Monday 16 September 2019

Television in 2019: John Boland looks ahead to what we’ll be watching this year

Catastrophe returns for a fourth season
Period drama: Surane Jones as lesbian landowner Anne Lister in Gentleman Jack
Holy show: Jude Law is back in the cassock for The Young Pope
Family drama: Riz Ahmed's Englistan comes to BBC2

John Boland

It was another outstanding year for television drama, and 2019 looks set to be just as interesting, if similarly unpredictable.

There'll be the return of some established favourites, not least Line of Duty (BBC1), which may get round to revealing whether chief cop Ted Hastings (the excellent Adrian Dunbar) is as incorruptible as he has always seemed. Peaky Blinders (BBC1) will be back for another season, too, as will Stranger Things (Netflix) and Orange is the New Black (Netflix).

Oh, and Poldark (BBC1) will be returning for lovers of the Cornish coastline and Aidan Turner's physique.

These, though, will be later in the year and in the meantime there are lots of shows that should command your attention.

Les Misérables

BBC1, tomorrow

Do we really need another version of Les Mis, even if scripted by Andrew Davies? Possibly not, but in this non-musical version, an impressive cast boasts such names as Dominic West, Lily Collins, David Oyelowo and the ubiquitous Olivia Colman.


Channel 4, January 8

Sharon Horgan and Rob Delaney's acclaimed sitcom returns for a fourth acerbic season. Expect the usual barbed one-liners as the duo continue to battle with marital problems, child rearing and their own demons.


RTÉ1, January 13

This five-parter is the long-promised follow-up to the rather soapy 2016 RTÉ1 drama Rebellion and concerns the lead-up to and aftermath of the 1920 Bloody Sunday massacre in Croke Park by British forces. Made by Zodiac Media and with Brian Gleeson headlining a large cast, it promises to conjure up "a world of shadows and echoes, double agents and unreliable narrators". We'll see.

The War of the Worlds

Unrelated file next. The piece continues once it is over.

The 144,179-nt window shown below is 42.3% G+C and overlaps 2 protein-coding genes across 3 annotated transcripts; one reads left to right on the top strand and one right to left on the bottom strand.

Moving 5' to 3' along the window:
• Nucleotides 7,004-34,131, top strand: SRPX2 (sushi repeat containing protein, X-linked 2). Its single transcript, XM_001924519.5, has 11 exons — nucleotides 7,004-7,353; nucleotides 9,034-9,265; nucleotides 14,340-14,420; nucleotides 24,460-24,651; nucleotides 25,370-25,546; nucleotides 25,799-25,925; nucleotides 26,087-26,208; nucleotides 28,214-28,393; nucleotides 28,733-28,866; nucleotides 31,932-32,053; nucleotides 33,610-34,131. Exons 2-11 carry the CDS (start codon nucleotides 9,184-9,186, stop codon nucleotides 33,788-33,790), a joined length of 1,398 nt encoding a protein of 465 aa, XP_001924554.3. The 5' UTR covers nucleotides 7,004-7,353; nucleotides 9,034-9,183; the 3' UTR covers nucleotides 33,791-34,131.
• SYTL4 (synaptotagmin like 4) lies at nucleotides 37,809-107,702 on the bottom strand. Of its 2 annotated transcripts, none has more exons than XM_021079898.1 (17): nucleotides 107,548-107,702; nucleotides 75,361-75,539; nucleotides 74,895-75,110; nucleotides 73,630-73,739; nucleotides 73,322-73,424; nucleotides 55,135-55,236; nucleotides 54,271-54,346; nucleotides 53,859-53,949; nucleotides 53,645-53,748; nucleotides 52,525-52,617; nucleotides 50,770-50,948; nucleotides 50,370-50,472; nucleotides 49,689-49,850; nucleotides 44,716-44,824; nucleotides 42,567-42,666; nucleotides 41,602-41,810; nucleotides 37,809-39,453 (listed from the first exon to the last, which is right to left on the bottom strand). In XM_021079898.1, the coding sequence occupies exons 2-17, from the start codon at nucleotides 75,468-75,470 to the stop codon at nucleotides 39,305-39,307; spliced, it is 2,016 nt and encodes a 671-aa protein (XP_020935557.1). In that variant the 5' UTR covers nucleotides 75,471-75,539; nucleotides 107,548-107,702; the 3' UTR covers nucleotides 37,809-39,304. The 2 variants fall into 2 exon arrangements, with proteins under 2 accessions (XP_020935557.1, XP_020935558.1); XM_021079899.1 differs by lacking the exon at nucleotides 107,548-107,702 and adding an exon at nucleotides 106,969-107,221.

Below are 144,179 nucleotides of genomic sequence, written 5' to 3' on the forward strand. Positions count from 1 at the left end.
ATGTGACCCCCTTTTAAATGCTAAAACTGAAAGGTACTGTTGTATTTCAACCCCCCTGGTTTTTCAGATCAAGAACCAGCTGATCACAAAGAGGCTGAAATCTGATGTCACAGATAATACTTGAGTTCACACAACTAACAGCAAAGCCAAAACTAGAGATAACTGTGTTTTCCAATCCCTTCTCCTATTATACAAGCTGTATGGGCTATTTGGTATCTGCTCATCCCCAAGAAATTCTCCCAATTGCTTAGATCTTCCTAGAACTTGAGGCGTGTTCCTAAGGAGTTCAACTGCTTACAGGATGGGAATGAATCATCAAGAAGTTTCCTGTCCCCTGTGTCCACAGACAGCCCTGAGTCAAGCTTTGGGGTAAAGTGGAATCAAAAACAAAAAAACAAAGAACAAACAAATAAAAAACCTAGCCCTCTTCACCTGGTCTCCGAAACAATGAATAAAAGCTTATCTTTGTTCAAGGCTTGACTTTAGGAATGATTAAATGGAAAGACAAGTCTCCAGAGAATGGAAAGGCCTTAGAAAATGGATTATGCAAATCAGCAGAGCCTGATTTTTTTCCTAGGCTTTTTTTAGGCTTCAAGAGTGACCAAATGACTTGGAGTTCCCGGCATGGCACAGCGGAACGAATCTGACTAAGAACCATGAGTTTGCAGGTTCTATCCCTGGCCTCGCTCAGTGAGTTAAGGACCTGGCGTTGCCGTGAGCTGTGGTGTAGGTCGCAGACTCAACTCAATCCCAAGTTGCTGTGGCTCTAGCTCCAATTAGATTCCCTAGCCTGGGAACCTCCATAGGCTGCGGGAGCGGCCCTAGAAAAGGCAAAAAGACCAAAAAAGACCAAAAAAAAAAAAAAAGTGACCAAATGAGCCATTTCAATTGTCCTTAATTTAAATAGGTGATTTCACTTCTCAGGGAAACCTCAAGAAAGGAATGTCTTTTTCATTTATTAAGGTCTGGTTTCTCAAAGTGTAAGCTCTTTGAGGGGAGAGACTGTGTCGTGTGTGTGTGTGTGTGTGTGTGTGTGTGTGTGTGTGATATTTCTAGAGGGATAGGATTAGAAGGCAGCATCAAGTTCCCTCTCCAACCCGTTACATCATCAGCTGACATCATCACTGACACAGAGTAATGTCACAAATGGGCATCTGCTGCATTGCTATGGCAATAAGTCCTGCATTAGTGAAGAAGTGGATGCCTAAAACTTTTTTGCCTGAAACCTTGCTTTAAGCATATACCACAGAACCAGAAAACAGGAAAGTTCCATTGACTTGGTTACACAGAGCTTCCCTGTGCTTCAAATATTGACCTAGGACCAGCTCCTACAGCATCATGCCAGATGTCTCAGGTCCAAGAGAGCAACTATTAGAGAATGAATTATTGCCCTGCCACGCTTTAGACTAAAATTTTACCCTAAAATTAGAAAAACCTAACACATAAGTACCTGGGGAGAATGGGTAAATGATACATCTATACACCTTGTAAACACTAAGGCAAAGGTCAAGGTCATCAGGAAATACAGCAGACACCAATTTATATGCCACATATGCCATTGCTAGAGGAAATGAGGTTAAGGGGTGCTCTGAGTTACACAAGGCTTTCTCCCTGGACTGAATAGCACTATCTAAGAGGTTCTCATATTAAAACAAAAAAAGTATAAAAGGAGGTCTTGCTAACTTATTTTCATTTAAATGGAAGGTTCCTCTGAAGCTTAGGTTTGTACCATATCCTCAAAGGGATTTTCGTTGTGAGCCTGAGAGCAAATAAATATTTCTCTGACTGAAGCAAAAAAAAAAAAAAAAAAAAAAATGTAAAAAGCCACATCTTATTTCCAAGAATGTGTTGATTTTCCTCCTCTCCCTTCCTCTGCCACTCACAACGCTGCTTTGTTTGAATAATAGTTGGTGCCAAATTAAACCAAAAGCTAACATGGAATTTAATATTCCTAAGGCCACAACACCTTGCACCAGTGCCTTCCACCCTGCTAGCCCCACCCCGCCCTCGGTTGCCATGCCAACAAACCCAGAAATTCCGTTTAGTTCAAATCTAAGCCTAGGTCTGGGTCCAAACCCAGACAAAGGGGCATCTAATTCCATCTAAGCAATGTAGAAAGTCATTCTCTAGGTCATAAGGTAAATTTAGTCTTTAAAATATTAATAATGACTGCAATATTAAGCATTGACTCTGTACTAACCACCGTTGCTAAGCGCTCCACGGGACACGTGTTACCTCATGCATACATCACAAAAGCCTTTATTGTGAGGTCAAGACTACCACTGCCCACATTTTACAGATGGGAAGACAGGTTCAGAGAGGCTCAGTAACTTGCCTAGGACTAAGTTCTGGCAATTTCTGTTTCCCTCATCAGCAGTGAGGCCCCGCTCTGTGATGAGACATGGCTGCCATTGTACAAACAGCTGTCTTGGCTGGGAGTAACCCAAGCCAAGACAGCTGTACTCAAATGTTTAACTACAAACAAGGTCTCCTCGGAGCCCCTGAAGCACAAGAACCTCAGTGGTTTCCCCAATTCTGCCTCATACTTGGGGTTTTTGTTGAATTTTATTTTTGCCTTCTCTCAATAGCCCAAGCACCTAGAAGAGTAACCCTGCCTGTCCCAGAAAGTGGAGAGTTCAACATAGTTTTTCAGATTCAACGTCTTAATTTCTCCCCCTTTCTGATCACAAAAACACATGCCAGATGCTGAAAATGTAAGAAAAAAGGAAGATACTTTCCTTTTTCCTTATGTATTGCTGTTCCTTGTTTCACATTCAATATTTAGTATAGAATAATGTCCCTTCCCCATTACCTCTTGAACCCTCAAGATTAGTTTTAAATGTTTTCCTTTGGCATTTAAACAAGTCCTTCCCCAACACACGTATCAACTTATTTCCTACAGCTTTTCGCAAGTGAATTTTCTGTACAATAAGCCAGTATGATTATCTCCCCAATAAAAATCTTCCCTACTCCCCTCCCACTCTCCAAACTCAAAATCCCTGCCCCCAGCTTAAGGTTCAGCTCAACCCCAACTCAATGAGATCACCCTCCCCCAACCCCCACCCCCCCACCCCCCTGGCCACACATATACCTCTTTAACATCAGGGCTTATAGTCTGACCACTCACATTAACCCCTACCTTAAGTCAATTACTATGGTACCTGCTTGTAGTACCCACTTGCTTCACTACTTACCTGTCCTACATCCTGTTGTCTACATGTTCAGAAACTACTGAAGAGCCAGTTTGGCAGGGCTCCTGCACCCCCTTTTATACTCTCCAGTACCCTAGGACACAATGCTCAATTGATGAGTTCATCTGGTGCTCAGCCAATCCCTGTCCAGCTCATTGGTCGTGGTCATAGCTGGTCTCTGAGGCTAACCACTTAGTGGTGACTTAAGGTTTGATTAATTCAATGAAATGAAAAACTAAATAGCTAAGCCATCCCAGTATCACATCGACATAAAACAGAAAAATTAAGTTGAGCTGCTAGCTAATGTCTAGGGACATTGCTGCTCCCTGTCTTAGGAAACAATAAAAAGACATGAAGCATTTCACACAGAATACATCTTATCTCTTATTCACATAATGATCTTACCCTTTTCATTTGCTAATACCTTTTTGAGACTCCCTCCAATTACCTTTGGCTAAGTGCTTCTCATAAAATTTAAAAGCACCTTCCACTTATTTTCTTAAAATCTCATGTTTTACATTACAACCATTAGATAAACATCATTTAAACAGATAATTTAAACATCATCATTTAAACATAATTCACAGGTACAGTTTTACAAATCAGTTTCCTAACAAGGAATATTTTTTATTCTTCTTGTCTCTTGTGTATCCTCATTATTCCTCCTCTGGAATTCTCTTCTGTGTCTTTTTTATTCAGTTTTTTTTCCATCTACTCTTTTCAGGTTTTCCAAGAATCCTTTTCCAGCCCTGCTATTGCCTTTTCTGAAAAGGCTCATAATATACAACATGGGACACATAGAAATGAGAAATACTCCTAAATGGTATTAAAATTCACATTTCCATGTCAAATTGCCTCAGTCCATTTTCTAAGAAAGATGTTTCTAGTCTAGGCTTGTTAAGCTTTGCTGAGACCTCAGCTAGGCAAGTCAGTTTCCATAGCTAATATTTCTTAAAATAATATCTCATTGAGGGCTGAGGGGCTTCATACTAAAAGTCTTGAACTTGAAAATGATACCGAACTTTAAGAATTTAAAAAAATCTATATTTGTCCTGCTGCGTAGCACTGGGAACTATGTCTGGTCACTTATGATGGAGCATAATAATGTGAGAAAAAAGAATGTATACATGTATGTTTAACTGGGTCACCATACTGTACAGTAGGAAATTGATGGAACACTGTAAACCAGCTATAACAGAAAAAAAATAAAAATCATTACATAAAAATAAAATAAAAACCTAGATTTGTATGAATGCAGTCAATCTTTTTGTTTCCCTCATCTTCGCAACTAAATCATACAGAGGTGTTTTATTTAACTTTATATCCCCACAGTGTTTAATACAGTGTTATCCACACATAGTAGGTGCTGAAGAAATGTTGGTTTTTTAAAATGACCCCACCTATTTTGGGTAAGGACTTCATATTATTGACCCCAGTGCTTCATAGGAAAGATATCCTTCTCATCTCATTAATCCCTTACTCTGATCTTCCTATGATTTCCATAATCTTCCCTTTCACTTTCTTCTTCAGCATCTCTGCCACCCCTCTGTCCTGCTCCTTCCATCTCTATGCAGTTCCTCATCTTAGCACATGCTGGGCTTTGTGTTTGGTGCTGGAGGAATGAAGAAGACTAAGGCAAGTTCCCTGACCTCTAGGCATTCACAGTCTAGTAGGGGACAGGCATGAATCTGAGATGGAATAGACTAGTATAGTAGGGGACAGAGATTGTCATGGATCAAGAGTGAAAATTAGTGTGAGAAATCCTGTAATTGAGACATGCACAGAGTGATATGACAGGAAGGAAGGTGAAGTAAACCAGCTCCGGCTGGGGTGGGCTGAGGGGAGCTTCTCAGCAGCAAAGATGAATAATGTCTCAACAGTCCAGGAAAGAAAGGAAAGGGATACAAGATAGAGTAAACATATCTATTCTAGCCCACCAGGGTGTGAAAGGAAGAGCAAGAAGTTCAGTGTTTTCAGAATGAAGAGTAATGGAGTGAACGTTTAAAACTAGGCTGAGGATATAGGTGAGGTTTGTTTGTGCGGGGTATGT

BBC1, January

Unlike Steven Spielberg's 2005 version, which had Tom Cruise single-handedly battling the aliens in contemporary America, this three-part adaptation reverts to the era and English setting of HG Wells' 1898 dystopian fantasy novel. Rafe Spall, Eleanor Tomlinson, Robert Carlyle and Rupert Graves head the cast.

Gentleman Jack


Period drama: Surane Jones as lesbian landowner Anne Lister in Gentleman Jack

This eight-part period drama comes courtesy of Sally Wainwright, the creator of such memorable series as Happy Valley and Last Tango in Halifax. That should be enough recommendation for watching this take on 19th-century Yorkshire woman Anne Lister, a landowner, adventurer and outspoken lesbian. Suranne Jones, who was so good in the rather batty Doctor Foster, stars.



This four-part true-life drama tells the story of Anne Williams, whose teenage son died in the 1989 Hillsborough football disaster, and of her long fight for justice, both for her son and for all the other victims. Maxine Peake plays Anne, who died in 2013.

The Virtues

Channel 4

Written by Shane Meadows (most known for This is England), this four-parter stars Stephen Graham as a middle-aged man who returns to Ireland to confront the demons that have haunted him from the childhood he endured in a cruel care system.

Adult Material

Channel 4